- 2021 saw continued legislation, relief opportunities, regulatory change, inflation woes, and workforce concerns, alongside timeless issues including cybersecurity, investment planning, and succession.
- Many opportunities and strategies from 2021 carry forward to 2022.
- Seek help to prioritize and focus your 2022 plans to align to your goals and speak to your top concerns.
Understanding the past year can help you plan for the next one.
CLA’s top 10 (in case you missed them)
In the midst of the ongoing pandemic, our economy experienced rapid — and sometimes chaotic — evolution. As we turn our full attention to 2022, we’re reflecting on past lessons that can help create opportunities for the future. Consider our top 10 insights from 2021 as you shape your goals for the new year.
1. New legislation
American Rescue Plan Act of 2021 (ARPA)
ARPA was signed into law on March 11, 2021. The $1.9 trillion package expanded existing COVID-19 relief programs and provided additional funding to state and local governments. As ARPA relief funding continues to be used today, companies and organizations are navigating compliance requirements such as single audits and other forms of engagement.
If you received ARPA funding, consider an ARPA application and management platform to help you properly manage the use of your funds. Seek council to navigate single audit or compliance requirements and find recommendations for avoiding noncompliance or audit findings.
Infrastructure Investment and Jobs Act (IIJA)
IIJA was signed into law on November 15, 2021. The $1.2 trillion package renewed numerous infrastructure and transportation programs and includes $550 billion of new federal spending over the next five years. This package impacts all industries, from revitalizing and improving national supply chain infrastructure to expanding cybersecurity and broadband services across the United States. As related funding begins to find its way to companies and organizations like yours, keep alert for any tax impact or compliance requirements.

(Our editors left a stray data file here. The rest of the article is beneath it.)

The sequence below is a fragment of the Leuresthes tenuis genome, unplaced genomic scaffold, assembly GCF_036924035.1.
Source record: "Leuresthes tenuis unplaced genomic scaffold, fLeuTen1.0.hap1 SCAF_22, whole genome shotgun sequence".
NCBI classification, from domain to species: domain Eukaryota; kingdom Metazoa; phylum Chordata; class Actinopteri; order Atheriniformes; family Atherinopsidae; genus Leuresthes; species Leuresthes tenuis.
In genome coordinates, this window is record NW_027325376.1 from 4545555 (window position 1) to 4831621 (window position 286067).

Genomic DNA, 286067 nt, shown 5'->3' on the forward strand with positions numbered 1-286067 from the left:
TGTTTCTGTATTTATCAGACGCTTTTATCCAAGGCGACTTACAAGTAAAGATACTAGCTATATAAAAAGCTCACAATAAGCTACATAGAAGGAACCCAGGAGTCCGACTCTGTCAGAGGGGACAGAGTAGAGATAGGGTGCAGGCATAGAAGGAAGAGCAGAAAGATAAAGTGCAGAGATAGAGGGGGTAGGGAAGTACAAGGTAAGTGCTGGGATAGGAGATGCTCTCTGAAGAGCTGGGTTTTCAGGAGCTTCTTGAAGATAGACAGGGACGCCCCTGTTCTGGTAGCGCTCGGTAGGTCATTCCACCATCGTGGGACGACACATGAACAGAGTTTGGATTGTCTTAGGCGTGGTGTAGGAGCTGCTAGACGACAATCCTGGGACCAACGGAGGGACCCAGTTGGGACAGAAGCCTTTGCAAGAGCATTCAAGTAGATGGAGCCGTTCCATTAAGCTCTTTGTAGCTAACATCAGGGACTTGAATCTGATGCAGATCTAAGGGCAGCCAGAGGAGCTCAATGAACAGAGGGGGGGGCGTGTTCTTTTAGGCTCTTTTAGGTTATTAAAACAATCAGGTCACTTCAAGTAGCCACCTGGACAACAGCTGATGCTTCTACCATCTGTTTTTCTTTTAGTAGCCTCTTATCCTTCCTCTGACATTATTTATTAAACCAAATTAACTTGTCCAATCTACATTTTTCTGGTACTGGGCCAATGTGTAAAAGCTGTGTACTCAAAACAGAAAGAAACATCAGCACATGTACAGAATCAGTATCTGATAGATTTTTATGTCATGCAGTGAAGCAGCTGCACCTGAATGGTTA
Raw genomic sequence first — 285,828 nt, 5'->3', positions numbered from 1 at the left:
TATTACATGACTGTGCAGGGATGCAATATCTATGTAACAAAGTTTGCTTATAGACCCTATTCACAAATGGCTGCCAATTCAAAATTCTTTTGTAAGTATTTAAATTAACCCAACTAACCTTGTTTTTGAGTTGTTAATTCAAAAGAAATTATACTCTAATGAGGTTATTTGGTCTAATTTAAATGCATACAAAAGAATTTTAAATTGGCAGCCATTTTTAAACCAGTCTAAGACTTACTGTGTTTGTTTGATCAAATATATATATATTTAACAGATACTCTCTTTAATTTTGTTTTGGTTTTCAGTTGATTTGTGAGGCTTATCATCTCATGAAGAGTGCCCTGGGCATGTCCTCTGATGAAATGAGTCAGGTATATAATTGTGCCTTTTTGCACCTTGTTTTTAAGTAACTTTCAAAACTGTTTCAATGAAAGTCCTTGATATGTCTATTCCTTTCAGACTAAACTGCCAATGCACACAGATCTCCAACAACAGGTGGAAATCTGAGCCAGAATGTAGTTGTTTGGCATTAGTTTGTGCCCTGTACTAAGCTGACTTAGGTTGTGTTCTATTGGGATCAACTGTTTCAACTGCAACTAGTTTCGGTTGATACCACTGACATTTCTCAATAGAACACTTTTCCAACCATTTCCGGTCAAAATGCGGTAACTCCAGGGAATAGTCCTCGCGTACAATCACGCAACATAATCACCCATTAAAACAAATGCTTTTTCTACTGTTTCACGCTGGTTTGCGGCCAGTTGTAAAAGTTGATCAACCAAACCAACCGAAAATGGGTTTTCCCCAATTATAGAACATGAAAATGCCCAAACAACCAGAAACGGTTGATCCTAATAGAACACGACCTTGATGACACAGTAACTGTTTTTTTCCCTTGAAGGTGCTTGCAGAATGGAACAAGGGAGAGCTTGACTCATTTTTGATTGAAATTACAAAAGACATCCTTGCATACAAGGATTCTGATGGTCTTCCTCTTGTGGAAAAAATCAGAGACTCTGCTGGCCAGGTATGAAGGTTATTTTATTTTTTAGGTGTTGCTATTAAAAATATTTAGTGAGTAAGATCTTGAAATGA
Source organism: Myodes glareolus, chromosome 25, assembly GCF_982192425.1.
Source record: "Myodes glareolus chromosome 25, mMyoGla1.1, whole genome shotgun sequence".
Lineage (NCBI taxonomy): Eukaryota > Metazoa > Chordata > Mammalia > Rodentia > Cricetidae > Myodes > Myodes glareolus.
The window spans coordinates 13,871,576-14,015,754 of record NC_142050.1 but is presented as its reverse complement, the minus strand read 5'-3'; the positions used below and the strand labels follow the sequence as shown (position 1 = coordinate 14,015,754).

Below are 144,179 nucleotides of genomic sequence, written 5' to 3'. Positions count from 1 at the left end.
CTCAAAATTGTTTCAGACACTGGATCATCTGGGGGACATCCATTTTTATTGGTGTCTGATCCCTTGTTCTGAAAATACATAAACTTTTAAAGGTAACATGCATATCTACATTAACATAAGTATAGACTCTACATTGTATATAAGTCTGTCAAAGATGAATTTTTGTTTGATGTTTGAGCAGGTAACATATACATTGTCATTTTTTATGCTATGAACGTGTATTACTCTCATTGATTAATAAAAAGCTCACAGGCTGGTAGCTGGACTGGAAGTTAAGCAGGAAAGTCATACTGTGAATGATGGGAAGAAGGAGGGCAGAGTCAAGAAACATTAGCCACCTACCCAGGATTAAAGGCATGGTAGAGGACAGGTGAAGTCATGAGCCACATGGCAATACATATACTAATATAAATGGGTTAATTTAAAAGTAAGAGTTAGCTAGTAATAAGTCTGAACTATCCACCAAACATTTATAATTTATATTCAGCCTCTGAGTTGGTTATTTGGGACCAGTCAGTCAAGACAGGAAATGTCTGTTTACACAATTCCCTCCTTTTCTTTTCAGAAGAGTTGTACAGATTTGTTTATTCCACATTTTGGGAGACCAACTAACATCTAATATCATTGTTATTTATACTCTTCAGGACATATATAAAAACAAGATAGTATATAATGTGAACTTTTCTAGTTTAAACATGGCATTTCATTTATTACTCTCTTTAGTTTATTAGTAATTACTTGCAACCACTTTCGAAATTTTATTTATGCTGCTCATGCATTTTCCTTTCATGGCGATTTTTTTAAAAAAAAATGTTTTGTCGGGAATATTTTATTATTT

2. Compliance with COVID-19 relief funds
Beginning in March 2020, trillions of dollars have been pushed out from the federal government under various COVID-19 relief packages. Various stimulus programs and funding streams were made available to business, nonprofits, health care providers, educational organizations, state and local governments, and more. Among others, programs included:
- Provider Relief Funds (PRF)
- Coronavirus Relief Funds
- Coronavirus State and Local Government Fiscal Recovery Funds
- Shuttered Venue Operators Grant
Many of these funds have ongoing compliance requirements, which are complex and may be unfamiliar territory for those receiving this type of assistance for the first time.
For example, consider PRF. Close to $200 billion in PRF has been designated for health care providers — hospitals, physicians, dentists, nursing homes, and more. While the first required round of reporting closed in late 2021, there are still at least three (likely four) additional rounds of reporting that could be required. On top of that, single audit requirements are applicable for both nonprofit and for-profit entities.
Did you know CLA performs more single audits than any other professional services firm in the country? We can help you navigate single audit or other compliance requirements for all of your COVID-19 funds. Reach out today.
3. Employee Retention Credit (ERC)
The ERC is a refundable payroll tax credit initially created through the Coronavirus Aid, Relief, and Economic Security Act (CARES Act) in 2020. Its importance increased throughout 2021.
The ERC has been a valuable opportunity for employers impacted by COVID-19. Eligible employers — organizations who have either experienced a significant decline in gross receipts or were fully or partially suspended by a government order — have three years to amend payroll tax returns for refunds of up to $7,000 per employee per quarter in each of the first three quarters of 2021 — and up to $5,000 per employee in 2020.